I chose a simple example to make illustrating the concept simpler. I suppose I could have spelled that out… but I did say I wasn’t going to explain it to people who weren’t ready for it (or didn’t need it, as is your case).

If you need something this robust, you’ll know it.


Why go through the “inset” process to make “slightly smaller” islands?

See above:

If you try it and don’t inset you will (probably) get weird vestigial paths near the outer edges. Inkscape sometimes gets slightly confused by the slight changes to the paths from Boolean actions (union, etc), especially where curves are involved.

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Ah, I thought that the artifacting bit was in relation to setting the inset steps, not to performing the inset itself. I.e. “You need to run an inset, but if you don’t change the setting, you will get weird artifacting”. As opposed to “You need to run an inset. If you don’t you will get weird artifacting. This is the inset setting I use”.

I often run multiple boolean commands on objects all the time. I’ve never really had any issues that I’ve noticed. I hadn’t heard of the inset command though. I typically convert stroke to path and break apart… but inset seems like a more efficient way to achieve the same thing.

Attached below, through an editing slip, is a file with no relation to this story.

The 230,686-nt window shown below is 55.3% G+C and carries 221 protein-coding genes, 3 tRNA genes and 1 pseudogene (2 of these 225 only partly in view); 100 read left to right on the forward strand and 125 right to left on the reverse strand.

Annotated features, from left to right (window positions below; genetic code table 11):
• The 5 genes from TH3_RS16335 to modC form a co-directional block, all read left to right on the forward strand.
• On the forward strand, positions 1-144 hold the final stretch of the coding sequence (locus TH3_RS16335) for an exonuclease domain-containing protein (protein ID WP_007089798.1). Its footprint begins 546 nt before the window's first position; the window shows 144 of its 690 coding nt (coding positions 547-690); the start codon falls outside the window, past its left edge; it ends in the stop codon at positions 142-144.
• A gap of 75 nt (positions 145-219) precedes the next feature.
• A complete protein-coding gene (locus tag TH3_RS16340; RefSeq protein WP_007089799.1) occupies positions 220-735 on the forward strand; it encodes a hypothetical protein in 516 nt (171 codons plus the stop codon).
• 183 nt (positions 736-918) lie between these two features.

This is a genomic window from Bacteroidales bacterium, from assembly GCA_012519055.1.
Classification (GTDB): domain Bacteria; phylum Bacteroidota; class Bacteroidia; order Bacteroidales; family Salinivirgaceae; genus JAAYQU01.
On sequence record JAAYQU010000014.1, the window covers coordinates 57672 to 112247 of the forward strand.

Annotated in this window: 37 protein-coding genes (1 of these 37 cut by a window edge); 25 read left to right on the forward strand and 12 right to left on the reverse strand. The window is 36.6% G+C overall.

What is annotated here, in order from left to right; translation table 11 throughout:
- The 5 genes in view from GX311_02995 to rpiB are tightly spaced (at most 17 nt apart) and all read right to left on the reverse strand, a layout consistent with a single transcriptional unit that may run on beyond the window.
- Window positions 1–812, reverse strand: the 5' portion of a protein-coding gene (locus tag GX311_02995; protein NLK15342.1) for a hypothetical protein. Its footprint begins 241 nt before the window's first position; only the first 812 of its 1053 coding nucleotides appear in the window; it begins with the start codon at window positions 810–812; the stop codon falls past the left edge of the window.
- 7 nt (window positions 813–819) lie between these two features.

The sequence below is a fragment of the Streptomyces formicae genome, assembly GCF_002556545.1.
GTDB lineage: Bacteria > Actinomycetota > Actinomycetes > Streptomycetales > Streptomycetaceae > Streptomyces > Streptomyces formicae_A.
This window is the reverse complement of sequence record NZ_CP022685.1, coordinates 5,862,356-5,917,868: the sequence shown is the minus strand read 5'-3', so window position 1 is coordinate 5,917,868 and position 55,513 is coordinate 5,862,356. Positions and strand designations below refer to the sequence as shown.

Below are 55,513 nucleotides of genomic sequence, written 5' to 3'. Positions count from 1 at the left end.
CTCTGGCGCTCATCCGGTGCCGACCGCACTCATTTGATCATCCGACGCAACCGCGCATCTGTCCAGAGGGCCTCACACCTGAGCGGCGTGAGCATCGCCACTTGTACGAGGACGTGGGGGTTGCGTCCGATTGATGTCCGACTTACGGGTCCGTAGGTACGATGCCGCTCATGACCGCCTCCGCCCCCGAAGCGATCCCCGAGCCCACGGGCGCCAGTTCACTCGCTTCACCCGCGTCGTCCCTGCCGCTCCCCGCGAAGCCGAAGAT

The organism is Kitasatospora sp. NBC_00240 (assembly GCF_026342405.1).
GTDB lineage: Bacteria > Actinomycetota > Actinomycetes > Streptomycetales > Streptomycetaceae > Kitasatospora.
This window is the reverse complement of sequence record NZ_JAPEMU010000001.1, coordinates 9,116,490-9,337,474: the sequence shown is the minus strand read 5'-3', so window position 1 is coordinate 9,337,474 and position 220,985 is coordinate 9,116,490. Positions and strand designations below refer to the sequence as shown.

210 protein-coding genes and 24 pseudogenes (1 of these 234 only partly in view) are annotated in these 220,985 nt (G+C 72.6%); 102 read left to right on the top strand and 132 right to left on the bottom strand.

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This is what gets you. Unions and differences and the like will often give you new node positions and are (very close) approximations of the original paths. In some cases it’s enough to cause problems. (Precise inlay or butt joints, for example.)

You’ll also note the step where I broke apart prior to insetting. In my test if I didn’t do that first, weird behavior happened, the entire “e” in “the” disappeared. Breaking the shapes apart helped Inkscape make sense of each shape individually.

I would imagine that this is particular to my example, but I’d also speculate that the chances of weirdness like this go up in direct proportion to the complexity of your paths. I.e.: if you do this on more, longer text, I bet your chances for strangeness go way up.